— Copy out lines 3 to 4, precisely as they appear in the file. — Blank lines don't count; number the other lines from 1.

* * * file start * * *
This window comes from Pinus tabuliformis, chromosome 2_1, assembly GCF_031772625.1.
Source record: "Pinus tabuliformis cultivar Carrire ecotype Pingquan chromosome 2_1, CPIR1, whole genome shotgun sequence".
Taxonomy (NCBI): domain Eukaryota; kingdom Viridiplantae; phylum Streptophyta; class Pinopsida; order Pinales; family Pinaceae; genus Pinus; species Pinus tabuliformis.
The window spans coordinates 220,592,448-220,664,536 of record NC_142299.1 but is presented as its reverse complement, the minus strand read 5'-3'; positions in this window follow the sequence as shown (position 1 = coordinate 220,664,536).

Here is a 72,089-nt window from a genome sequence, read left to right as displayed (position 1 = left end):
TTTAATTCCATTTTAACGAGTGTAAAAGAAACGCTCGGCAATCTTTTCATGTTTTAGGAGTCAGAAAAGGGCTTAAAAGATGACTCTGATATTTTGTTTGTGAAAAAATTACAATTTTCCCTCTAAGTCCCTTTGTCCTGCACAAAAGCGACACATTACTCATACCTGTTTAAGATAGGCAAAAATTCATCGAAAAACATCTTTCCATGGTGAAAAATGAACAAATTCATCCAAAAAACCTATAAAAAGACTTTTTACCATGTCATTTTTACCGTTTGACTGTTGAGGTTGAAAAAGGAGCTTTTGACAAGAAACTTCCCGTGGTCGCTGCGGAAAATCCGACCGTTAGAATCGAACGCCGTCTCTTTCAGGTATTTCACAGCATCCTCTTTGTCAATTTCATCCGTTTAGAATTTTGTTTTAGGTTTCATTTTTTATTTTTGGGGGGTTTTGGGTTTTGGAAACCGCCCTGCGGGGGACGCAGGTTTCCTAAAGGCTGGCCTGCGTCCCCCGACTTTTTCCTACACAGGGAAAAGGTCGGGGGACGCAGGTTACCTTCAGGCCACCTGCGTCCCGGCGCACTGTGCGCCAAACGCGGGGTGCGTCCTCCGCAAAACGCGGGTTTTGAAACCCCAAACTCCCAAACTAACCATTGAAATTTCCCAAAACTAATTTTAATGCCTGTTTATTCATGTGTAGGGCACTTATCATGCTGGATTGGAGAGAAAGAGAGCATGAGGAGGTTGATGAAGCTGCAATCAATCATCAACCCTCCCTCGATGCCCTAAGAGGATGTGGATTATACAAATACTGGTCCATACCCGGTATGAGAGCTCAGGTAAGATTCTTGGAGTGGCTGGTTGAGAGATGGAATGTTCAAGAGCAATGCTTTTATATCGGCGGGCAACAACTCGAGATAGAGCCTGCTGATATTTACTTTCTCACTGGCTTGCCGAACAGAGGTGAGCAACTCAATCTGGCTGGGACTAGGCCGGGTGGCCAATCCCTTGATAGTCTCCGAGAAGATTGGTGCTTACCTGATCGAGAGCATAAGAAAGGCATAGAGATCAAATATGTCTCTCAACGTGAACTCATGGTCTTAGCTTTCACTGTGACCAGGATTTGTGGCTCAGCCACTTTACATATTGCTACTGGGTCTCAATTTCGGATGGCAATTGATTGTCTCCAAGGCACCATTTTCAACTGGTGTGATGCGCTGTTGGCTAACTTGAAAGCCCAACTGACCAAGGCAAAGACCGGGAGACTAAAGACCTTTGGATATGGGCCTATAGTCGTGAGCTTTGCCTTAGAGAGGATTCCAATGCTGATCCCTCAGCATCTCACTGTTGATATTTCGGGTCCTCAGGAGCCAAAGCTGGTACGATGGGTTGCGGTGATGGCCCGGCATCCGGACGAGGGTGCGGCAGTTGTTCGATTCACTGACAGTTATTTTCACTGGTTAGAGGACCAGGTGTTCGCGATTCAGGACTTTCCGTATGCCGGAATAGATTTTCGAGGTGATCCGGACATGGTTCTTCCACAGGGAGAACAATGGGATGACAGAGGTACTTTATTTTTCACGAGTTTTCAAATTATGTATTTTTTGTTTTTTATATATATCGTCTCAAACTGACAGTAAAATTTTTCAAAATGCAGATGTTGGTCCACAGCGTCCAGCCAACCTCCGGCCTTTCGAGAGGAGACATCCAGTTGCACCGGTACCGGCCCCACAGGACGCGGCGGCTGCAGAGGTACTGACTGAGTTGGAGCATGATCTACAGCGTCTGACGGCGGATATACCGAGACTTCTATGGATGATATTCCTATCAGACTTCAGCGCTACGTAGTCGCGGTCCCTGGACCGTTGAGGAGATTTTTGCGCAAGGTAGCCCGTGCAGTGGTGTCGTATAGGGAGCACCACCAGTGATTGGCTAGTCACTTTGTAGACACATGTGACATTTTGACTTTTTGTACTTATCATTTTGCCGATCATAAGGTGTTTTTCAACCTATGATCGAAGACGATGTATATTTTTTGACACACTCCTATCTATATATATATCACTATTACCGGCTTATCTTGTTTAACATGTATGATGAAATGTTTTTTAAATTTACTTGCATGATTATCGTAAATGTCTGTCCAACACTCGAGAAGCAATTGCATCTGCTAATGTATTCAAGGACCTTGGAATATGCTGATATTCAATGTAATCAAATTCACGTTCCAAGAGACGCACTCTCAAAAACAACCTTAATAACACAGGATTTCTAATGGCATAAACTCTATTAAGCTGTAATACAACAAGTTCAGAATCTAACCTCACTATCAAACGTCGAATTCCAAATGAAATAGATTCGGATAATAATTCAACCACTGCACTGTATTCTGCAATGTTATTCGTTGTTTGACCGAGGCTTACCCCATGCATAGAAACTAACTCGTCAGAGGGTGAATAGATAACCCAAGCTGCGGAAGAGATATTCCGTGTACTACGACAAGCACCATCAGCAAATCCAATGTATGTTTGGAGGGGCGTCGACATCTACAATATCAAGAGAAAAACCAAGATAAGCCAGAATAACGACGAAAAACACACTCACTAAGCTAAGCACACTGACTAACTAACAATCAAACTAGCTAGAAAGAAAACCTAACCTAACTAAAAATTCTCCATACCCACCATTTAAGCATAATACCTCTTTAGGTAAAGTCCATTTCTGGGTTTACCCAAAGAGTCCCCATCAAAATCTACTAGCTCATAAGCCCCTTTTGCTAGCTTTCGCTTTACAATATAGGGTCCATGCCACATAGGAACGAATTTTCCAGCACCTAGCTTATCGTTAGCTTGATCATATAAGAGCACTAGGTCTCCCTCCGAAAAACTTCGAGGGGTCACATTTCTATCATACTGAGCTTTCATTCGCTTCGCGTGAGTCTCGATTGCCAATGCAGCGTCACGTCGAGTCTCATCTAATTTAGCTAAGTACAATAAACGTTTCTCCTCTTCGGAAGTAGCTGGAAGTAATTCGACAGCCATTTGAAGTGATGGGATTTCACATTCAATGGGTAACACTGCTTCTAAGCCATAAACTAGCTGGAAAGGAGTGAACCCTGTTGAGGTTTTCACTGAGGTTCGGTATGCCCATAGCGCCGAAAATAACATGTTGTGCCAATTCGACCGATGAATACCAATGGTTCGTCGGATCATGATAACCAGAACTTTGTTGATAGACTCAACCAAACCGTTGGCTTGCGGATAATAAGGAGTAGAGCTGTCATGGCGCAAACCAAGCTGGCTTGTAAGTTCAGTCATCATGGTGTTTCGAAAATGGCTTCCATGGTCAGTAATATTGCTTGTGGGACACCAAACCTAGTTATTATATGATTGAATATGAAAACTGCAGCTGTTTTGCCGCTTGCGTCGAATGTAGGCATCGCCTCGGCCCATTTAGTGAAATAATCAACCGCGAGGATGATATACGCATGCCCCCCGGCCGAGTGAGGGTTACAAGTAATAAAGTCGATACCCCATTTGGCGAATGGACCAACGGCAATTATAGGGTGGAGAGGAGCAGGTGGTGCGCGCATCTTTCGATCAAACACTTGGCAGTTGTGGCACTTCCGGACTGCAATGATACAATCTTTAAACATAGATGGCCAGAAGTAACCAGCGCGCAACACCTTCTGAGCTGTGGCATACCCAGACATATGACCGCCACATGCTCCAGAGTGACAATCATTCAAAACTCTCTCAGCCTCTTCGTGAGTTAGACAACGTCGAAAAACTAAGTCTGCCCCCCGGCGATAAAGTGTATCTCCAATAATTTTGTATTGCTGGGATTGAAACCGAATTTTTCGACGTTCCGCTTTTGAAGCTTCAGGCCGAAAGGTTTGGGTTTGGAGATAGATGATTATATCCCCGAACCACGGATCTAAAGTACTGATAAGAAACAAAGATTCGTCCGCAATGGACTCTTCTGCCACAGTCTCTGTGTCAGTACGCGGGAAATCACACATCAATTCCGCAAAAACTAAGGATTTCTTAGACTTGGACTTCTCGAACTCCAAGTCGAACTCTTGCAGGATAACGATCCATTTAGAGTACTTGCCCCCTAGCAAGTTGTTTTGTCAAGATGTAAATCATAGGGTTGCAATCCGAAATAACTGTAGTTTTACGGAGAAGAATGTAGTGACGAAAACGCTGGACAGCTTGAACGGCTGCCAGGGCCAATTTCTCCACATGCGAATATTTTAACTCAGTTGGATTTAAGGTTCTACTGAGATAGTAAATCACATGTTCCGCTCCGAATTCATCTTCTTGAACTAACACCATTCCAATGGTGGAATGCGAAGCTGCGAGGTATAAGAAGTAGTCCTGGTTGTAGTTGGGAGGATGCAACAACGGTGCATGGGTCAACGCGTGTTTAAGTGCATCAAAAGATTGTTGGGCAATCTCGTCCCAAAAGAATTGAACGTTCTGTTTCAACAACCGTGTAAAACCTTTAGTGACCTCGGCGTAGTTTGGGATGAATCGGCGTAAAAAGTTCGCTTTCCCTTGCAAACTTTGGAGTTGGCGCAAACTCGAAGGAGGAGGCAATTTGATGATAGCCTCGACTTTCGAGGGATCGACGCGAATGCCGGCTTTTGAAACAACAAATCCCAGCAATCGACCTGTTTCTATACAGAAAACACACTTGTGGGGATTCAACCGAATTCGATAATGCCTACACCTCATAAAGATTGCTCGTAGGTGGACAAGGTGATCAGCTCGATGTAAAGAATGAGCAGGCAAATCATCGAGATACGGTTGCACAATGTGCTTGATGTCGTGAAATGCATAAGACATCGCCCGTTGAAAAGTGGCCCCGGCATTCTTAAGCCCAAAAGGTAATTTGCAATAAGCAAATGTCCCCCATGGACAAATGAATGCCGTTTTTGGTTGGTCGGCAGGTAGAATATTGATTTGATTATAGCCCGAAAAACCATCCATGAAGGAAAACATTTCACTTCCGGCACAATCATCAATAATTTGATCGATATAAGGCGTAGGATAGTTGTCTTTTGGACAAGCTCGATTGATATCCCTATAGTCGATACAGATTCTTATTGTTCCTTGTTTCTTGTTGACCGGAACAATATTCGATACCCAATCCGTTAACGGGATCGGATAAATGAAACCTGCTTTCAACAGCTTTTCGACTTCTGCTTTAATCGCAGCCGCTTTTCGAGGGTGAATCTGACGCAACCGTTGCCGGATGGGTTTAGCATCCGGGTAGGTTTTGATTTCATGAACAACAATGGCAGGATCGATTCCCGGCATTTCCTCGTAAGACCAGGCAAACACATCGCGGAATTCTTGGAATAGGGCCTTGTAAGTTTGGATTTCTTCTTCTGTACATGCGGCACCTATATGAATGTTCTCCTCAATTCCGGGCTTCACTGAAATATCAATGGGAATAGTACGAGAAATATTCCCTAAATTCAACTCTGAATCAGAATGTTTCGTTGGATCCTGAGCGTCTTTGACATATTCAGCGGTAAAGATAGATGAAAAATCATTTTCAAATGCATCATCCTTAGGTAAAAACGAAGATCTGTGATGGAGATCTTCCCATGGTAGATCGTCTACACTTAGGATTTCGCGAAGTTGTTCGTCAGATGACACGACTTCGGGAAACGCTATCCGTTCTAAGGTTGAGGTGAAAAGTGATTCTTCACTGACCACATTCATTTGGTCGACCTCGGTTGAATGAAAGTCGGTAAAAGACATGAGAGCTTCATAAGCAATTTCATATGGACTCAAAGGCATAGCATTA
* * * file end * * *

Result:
Taxonomy (NCBI): domain Eukaryota; kingdom Viridiplantae; phylum Streptophyta; class Pinopsida; order Pinales; family Pinaceae; genus Pinus; species Pinus tabuliformis.
The window spans coordinates 220,592,448-220,664,536 of record NC_142299.1 but is presented as its reverse complement, the minus strand read 5'-3'; positions in this window follow the sequence as shown (position 1 = coordinate 220,664,536).